Grain sharply higher, while oilseeds posted slight gains.
The Commitment of Traders (COT) report, released after Friday’s close, showing large increases in short futures positions (Wheat -189,400 contracts; Corn -209,900; Soybeans -75,300 contracts), wasn’t enough to encourage a bid even in the event of a minor weather hiccough.
However Mother Nature turned it on, greeting the COT position with a wet and frosty reception, crystallising some of the fears and risks mentioned in previous wires and sparking panic buying.
- CBOT Wheat up 23.75c to 456c,
- Kansas wheat up 28.5c to 465.75c,
- Corn up 11c to 377.5c,
- Soybean up 14c to 970.25c,
- Winnipeg Canola up 0.89$C to 515.6$C,
- Matif canola market was closed.
- The Dow Jones down -27.04 to 20913.46 ,
- Crude Oil down -0.589c to 48.74c,
- AUD up to 0.752c,
- CAD up to 1.367c, (AUDCAD 1.029)
- EUR up to 1.090c (AUDEUR 0.69).
Wheat was the stand out today leading other markets higher, with volatility in July SRW jumping to close at 29.5 per cent (pc). HRW areas experienced damaging snow, sleet and frost raising concerns for significant crop loss.
In Kansas crop progress reported that 44pc of the crop was headed, so the damage from snow and frost is expected to be large.
SRW was hammered by rainfall (up to 8 inches), which could cause disease, yield loss and quality issues.
Spring wheat has suffered with planting progress expected at 33pc completed vs 54pc last year.
This week is the start of the (US) wheat quality council’s tour which will provide some clarity over the situation and extent of damage.
Globally we heard limited market news, with Europe, Russia and China all on holidays, though some expect this rally could have been fuelled by more buying had they been online, we will see on the open today! French wheat ratings decreased 7pc last week, though weather in Russia and EU is improving with the forecast calling for moisture in the next 7-10 days, which needs to be seen to be believed.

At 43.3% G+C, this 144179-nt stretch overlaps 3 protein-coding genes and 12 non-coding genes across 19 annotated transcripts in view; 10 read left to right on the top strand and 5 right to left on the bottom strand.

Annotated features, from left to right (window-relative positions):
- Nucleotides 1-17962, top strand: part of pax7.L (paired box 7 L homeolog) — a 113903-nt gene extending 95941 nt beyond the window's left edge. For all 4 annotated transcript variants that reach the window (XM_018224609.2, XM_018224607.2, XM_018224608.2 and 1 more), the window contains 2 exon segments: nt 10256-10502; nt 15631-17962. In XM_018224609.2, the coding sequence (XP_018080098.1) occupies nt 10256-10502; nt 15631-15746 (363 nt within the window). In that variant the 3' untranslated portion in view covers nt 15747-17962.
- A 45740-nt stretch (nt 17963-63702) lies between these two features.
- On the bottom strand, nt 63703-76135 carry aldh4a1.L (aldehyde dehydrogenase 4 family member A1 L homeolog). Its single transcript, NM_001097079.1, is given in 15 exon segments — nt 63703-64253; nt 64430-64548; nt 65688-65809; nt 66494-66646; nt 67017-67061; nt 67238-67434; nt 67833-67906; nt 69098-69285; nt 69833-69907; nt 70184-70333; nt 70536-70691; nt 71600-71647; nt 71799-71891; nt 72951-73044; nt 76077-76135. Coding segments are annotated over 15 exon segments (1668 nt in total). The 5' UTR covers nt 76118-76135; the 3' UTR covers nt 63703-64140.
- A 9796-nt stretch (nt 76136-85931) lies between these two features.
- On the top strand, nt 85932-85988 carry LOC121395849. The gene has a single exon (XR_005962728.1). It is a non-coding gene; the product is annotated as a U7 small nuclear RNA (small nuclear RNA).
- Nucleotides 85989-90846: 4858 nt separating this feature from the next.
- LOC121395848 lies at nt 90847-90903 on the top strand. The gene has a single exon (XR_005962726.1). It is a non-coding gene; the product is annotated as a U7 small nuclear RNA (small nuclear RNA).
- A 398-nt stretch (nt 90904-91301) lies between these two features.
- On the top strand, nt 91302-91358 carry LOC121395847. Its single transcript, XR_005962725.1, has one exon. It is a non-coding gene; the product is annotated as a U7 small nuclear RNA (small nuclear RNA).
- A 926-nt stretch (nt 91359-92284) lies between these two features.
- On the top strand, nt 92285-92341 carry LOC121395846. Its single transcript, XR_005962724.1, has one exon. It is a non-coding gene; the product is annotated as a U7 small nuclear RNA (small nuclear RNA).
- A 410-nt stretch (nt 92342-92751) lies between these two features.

The technical picture looks strong with both CBOT and Kansas breaking and closing above their 50, 100 and 200-day moving averages. While this event does not significantly change the global fundamental supply picture for wheat, it does provide some nearby support as the COT is too large for the current risk in the US markets.
Soybeans followed grains higher, as its relative value increased on the move up. The reality is that the weather issues in corn and to some extent wheat, could see further increases in bean acres which would imply a longer term bearish fundamental outcome.
Canola closed higher, though only slightly. Weather issues continue in Canada with prairie access an ongoing issue, mounting new crop worries as seeding access continues to be restricted.
Corn stronger, as all of yesterday’s concerns were realised The COT increase was enormous, while up to 8 inches (about 200mm) of rainfall hammered most planting areas. This raised questions, not only for how to get on and complete harvest, but whether they would need to replant some areas due to weather damage.
In Australia the forecast looks reasonably clear again, which will help seeding progress. Though that’s of no particular concern today, the big question is going to be how the cash markets responds to the cbot strength? Will basis soften as a wall of farmer grain hits the market, or has the farmer sold more than expected? We know that basis cannot weaken much further before inciting consumer demand, so the question will be who moves first.
Source: Lachstock Consulting